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Sotheby’s Reports Surge in Sales and Revenues for 2005

Amid the continuing strength of the international art market, Sotheby’s Holdings reports a surge in fourth-quarter earnings and overall sales for 2005. In an earnings report released March 7, the auction house says the 12 months ending Dec. 31 marked the high point of the past 15 years, attributing the strong results largely to higher

NEW YORK—Amid the continuing strength of the international art market, Sotheby’s Holdings reports a surge in fourth-quarter earnings and overall sales for 2005. In an earnings report released March 7, the auction house says the 12 months ending Dec. 31 marked the high point of the past 15 years, attributing the strong results largely to higher auction and private-sale commissions.

For the fourth quarter ending Dec. 31, Sotheby’s posted income from continuing operations (a key measure of profitability) of $51.7 million, or 90 cents a share, compared with $36.1 million, or 57 cents a share, in the year-ago period. Sotheby’s says fourth-quarter auction and related revenues rose to $200.6 million, marking its highest fourth quarter ever and representing a $25.1 million, or 14 percent, increase over the previous fourth quarter.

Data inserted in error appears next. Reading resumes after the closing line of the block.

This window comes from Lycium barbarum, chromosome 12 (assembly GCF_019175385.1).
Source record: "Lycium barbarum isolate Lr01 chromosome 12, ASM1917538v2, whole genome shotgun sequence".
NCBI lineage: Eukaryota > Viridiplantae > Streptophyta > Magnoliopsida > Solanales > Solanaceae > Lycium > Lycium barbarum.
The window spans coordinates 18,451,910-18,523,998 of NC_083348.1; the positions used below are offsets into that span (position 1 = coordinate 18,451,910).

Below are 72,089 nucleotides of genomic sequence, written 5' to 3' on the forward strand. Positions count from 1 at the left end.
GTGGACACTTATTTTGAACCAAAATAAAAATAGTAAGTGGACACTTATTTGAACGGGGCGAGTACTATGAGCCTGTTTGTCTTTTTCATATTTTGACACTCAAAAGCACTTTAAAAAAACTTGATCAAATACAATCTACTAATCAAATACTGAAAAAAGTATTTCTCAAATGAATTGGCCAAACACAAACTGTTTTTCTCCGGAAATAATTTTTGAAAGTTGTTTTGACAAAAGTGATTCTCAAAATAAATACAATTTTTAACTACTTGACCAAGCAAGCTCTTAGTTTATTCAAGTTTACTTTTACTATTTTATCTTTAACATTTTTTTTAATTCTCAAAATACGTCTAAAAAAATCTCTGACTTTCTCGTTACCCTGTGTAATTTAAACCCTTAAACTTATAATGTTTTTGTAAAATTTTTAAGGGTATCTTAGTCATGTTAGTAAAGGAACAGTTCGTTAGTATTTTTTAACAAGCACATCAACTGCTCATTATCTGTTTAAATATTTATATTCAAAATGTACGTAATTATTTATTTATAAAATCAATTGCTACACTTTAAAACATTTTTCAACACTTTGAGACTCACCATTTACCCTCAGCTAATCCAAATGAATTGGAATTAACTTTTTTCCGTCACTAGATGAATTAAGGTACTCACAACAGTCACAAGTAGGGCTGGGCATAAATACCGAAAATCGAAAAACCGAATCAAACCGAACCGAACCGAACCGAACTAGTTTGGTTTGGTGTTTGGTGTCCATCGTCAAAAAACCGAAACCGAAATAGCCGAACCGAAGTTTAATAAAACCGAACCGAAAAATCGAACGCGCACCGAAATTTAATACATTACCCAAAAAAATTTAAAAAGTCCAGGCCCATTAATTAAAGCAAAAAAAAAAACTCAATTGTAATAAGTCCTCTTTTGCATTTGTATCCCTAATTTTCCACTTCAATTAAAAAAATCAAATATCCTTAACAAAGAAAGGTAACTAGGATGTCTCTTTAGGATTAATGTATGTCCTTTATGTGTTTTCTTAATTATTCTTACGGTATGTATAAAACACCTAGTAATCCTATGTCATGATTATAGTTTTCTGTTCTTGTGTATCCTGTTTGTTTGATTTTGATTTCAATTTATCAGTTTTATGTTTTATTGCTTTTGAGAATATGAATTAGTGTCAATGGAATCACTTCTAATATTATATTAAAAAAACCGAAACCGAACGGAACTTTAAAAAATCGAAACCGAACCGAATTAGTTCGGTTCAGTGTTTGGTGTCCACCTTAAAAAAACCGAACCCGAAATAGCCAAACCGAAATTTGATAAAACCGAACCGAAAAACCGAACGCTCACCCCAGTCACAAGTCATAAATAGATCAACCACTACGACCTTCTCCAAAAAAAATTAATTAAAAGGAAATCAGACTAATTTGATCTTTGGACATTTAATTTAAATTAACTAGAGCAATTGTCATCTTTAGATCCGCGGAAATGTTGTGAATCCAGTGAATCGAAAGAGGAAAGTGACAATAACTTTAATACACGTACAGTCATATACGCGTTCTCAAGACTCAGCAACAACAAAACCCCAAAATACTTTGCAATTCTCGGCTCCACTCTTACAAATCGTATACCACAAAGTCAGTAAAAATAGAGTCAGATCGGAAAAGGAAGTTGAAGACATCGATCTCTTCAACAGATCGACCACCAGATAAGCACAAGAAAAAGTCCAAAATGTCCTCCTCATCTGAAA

Auction and related revenues for the full year 2005 totaled $502 million—a 13 percent, or $58.9 million, increase from 2004, “largely due to a significant improvement in auction commission margins, attributable to the increase in buyer’s premium rates in January 2005 and a favorable change in sales mix over the period.” In 2004, Sotheby’s notes, a greater proportion of auction sales came from high-end works of art, for which commission margins tend to be lower owing to competition from within the auction industry.

Sotheby’s president and CEO Bill Ruprecht calls it “our best year in 15 years and, without question, one of Sotheby’s best years ever. Very importantly, we see the momentum continuing into 2006.”

Looking at the high points of last year’s auctions, Ruprecht singles out the sale of the painting Venice—the Grand Canal . . ., by Canaletto (Giovanni Antonio Canal; 1697-1768), which sold in London for $32.5 million—“the year’s highest price at auction” (see ANL, 7/19/05). Ruprecht also cites the sculpture Cubi XXVIII, 1965, by David Smith, which fetched $23.8 million last fall—an auction record for a contemporary artwork (see ANL, 11/22/05).

He further notes the strength of sales in the emerging markets of Russia and China. Worldwide Asian sales totaled $248 million, up 47 percent; worldwide Russian sales hit a record $135.6 million, up 166 percent.

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